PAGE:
My patients show me very clearly, however, if they no longer like a program (H+Di, A, Ai, etc.):

  • dogs become restless and leave the treatment couch
  • cats try to escape from their basket or their owner’s hands
  • horses become nervous and start to paw the ground, etc.

It should be decided individually on a case by case basis whether to prepare drops/minerals and/or a chip. As for dispensing drops, with small animals it has proved effective to administer about 5 drops twice daily and with large animals about 10 drops twice daily.

Where does the BICOM® chip go?

The chip is a little harder to apply to an animal then to a person.

  • With dogs and cats it is advisable to attach the chip to the collar so that it makes contact with the skin.
  • With horses it is possible to attach the chip to the halter or possibly with a bandage to the root of the tail.

PRACTICAL EXAMPLES

Some sample pictures to illustrate possible positioning of applicators on animals.

Case 1: Hungarian shepherd dog “Tessa” Chronic otitis with Malassezia and Candida infection

  Electrode position for general therapy.

Electrode position for general therapy.

Treatment:
Prog. 570 increasing powers of resistance
Prog. 522 chronic otitis
Prog. 530/500 earache.

Then Candida eliminated with prog. 191 and Malassezia also with prog. 191.
Treatment period: approx. 8 weeks.

Case 2: Guinea pig “Herr von Bödefeld” Eliminating anaesthetic after castration

Anaesthetic in input cup and prog. 999.
Anaesthetic in input cup and prog. 999.

Case 3: Horse “Emil” Chronic tendinitis (inflammation of the suspensory ligament)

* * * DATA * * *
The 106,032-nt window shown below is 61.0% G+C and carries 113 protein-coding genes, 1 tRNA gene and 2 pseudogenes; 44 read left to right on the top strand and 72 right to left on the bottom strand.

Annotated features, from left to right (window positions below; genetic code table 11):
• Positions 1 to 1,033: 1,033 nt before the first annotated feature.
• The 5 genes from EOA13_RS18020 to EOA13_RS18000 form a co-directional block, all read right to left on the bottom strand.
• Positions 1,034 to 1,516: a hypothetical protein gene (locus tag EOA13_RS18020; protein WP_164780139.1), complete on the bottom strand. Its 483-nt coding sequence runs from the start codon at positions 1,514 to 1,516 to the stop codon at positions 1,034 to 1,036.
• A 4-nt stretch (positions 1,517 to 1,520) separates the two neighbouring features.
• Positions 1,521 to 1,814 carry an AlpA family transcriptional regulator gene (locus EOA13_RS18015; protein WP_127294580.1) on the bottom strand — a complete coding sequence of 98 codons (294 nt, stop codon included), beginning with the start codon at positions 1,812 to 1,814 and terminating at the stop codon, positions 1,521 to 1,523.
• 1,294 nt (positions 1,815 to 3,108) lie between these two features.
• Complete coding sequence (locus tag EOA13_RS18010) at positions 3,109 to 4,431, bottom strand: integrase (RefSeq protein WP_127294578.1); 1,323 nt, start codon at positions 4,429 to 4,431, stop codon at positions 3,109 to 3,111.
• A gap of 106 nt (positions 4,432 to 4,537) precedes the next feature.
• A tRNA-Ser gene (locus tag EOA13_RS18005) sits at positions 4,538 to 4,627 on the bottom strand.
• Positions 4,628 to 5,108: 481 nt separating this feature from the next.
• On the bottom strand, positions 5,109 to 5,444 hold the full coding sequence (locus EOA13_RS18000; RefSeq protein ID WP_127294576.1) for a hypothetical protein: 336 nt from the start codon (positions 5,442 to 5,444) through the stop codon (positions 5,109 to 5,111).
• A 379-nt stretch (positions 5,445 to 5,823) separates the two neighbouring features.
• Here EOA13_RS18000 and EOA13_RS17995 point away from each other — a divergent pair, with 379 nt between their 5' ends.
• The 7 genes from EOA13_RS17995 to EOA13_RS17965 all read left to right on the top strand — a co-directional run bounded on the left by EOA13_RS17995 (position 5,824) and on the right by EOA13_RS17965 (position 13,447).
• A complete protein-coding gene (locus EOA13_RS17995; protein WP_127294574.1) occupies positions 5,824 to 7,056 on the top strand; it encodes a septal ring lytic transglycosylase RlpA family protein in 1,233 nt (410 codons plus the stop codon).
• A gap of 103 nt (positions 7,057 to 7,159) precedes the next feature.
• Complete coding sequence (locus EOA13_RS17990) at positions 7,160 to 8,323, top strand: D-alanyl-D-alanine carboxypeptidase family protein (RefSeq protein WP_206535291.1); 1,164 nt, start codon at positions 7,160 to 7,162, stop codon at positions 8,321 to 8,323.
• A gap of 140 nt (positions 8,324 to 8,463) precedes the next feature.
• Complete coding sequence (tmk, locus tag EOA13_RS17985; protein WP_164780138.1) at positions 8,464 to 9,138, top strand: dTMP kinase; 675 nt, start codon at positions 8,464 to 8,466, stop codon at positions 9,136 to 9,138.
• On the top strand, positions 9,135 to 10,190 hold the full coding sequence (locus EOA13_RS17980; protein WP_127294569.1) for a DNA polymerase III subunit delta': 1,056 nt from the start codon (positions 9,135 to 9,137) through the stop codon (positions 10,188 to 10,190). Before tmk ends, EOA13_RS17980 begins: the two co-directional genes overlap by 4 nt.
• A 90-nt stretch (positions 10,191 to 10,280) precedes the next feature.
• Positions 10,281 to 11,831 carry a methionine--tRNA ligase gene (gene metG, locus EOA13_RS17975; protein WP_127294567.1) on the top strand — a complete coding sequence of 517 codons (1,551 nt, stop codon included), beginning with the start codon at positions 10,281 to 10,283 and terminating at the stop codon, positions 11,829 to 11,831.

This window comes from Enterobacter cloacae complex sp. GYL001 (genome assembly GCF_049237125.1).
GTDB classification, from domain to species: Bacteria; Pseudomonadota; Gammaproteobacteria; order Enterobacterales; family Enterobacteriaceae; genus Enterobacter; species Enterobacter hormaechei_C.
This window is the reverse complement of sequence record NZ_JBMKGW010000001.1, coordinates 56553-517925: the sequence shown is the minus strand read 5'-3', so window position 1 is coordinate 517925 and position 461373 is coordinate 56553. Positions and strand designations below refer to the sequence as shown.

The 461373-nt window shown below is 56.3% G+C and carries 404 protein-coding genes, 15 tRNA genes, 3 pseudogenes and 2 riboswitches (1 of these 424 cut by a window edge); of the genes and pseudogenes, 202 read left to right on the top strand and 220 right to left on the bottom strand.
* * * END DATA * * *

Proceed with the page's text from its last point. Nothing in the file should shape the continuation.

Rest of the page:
Problem area in input, modulation mat on back.
Problem area in input, modulation mat on back.

Treatment:

Prog. 630/460 sports injury
Prog. 923 tissue chronic

Previously:

Prog. 133 basic therapy
Prog. 610 lymph oedema and
Prog. 900/910 scars.

Treatment period: approx. 9 weeks with a 10­day cycle.

Case 4: Haflinger horse “Maja” Chronic hepatopathy with extreme fatigue and reluctance to move

Chronic hepatopathy

All hepatic enzyme values markedly raised, anaemia and leucocytosis.

Bioresonance test revealed formaldehyde contamination.

Treatment:
Basic therapy following testing
Elimination
Release blocks.

Afterwards:

Liver therapy prog. 431
Mesenchymal therapy prog. 433
Formaldehyde elimination with prog. 979

Treatment period: 12 weeks with 10­14 day cycle.

Case 5: Icelandic horse “Atli” Chronic cough

Herpes infection and Cu contamination

Bioresonance testing revealed: Herpes infection and Cu contamination. Electrode position: main energy centre in input.

Treatment:

General basic therapy according to test.

Afterwards:

Increasing powers of resistance prog. 570 and thymus activation prog. 428
Elimination of herpes virus with prog. 191
Elimination of copper with prog. 979.Treatment period: still continuing as cough recurred.

Treatment period: still continuing as cough recurred.